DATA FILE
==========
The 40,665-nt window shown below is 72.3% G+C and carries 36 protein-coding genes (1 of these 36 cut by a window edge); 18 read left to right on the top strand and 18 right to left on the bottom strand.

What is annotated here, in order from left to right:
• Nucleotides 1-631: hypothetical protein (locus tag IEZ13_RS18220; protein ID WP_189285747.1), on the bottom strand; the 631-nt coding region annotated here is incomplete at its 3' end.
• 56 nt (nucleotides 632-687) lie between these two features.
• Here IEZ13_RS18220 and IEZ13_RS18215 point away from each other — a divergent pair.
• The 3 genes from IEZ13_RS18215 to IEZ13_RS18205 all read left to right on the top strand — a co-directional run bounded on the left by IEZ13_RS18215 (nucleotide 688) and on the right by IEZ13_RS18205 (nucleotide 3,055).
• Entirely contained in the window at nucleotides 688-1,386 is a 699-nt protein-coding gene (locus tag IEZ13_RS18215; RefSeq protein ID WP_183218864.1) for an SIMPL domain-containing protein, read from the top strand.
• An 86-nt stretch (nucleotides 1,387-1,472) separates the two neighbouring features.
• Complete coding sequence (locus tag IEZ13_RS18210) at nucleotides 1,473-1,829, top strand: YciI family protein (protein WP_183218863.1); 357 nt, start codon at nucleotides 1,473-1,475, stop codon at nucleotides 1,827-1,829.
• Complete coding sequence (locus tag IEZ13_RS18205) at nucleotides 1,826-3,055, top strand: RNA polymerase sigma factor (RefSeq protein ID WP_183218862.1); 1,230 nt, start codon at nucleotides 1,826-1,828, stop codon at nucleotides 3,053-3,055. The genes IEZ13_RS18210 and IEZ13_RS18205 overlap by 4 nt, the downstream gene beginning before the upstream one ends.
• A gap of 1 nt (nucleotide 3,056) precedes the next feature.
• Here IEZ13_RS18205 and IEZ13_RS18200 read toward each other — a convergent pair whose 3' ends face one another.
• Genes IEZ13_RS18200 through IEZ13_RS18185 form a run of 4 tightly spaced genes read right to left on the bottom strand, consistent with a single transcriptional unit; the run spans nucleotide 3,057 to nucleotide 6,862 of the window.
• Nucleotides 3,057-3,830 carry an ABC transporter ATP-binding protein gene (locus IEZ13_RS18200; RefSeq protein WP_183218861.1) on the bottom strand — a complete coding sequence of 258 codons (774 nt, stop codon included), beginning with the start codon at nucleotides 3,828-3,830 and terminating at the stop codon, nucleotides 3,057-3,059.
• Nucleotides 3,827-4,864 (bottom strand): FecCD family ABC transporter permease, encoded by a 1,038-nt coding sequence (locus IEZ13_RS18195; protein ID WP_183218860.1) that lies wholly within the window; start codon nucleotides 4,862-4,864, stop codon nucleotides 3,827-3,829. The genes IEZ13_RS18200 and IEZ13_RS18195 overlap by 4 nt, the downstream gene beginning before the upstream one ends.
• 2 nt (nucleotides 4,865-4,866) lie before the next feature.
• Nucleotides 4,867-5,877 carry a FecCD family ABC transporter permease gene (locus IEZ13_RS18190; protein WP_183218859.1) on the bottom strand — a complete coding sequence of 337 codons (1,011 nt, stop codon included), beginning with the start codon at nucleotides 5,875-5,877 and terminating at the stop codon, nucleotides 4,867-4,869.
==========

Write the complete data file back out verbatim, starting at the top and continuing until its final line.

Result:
The 40,665-nt window shown below is 72.3% G+C and carries 36 protein-coding genes (1 of these 36 cut by a window edge); 18 read left to right on the top strand and 18 right to left on the bottom strand.

What is annotated here, in order from left to right:
• Nucleotides 1-631: hypothetical protein (locus tag IEZ13_RS18220; protein ID WP_189285747.1), on the bottom strand; the 631-nt coding region annotated here is incomplete at its 3' end.
• 56 nt (nucleotides 632-687) lie between these two features.
• Here IEZ13_RS18220 and IEZ13_RS18215 point away from each other — a divergent pair.
• The 3 genes from IEZ13_RS18215 to IEZ13_RS18205 all read left to right on the top strand — a co-directional run bounded on the left by IEZ13_RS18215 (nucleotide 688) and on the right by IEZ13_RS18205 (nucleotide 3,055).
• Entirely contained in the window at nucleotides 688-1,386 is a 699-nt protein-coding gene (locus tag IEZ13_RS18215; RefSeq protein ID WP_183218864.1) for an SIMPL domain-containing protein, read from the top strand.
• An 86-nt stretch (nucleotides 1,387-1,472) separates the two neighbouring features.
• Complete coding sequence (locus tag IEZ13_RS18210) at nucleotides 1,473-1,829, top strand: YciI family protein (protein WP_183218863.1); 357 nt, start codon at nucleotides 1,473-1,475, stop codon at nucleotides 1,827-1,829.
• Complete coding sequence (locus tag IEZ13_RS18205) at nucleotides 1,826-3,055, top strand: RNA polymerase sigma factor (RefSeq protein ID WP_183218862.1); 1,230 nt, start codon at nucleotides 1,826-1,828, stop codon at nucleotides 3,053-3,055. The genes IEZ13_RS18210 and IEZ13_RS18205 overlap by 4 nt, the downstream gene beginning before the upstream one ends.
• A gap of 1 nt (nucleotide 3,056) precedes the next feature.
• Here IEZ13_RS18205 and IEZ13_RS18200 read toward each other — a convergent pair whose 3' ends face one another.
• Genes IEZ13_RS18200 through IEZ13_RS18185 form a run of 4 tightly spaced genes read right to left on the bottom strand, consistent with a single transcriptional unit; the run spans nucleotide 3,057 to nucleotide 6,862 of the window.
• Nucleotides 3,057-3,830 carry an ABC transporter ATP-binding protein gene (locus IEZ13_RS18200; RefSeq protein WP_183218861.1) on the bottom strand — a complete coding sequence of 258 codons (774 nt, stop codon included), beginning with the start codon at nucleotides 3,828-3,830 and terminating at the stop codon, nucleotides 3,057-3,059.
• Nucleotides 3,827-4,864 (bottom strand): FecCD family ABC transporter permease, encoded by a 1,038-nt coding sequence (locus IEZ13_RS18195; protein ID WP_183218860.1) that lies wholly within the window; start codon nucleotides 4,862-4,864, stop codon nucleotides 3,827-3,829. The genes IEZ13_RS18200 and IEZ13_RS18195 overlap by 4 nt, the downstream gene beginning before the upstream one ends.
• 2 nt (nucleotides 4,865-4,866) lie before the next feature.
• Nucleotides 4,867-5,877 carry a FecCD family ABC transporter permease gene (locus IEZ13_RS18190; protein WP_183218859.1) on the bottom strand — a complete coding sequence of 337 codons (1,011 nt, stop codon included), beginning with the start codon at nucleotides 5,875-5,877 and terminating at the stop codon, nucleotides 4,867-4,869.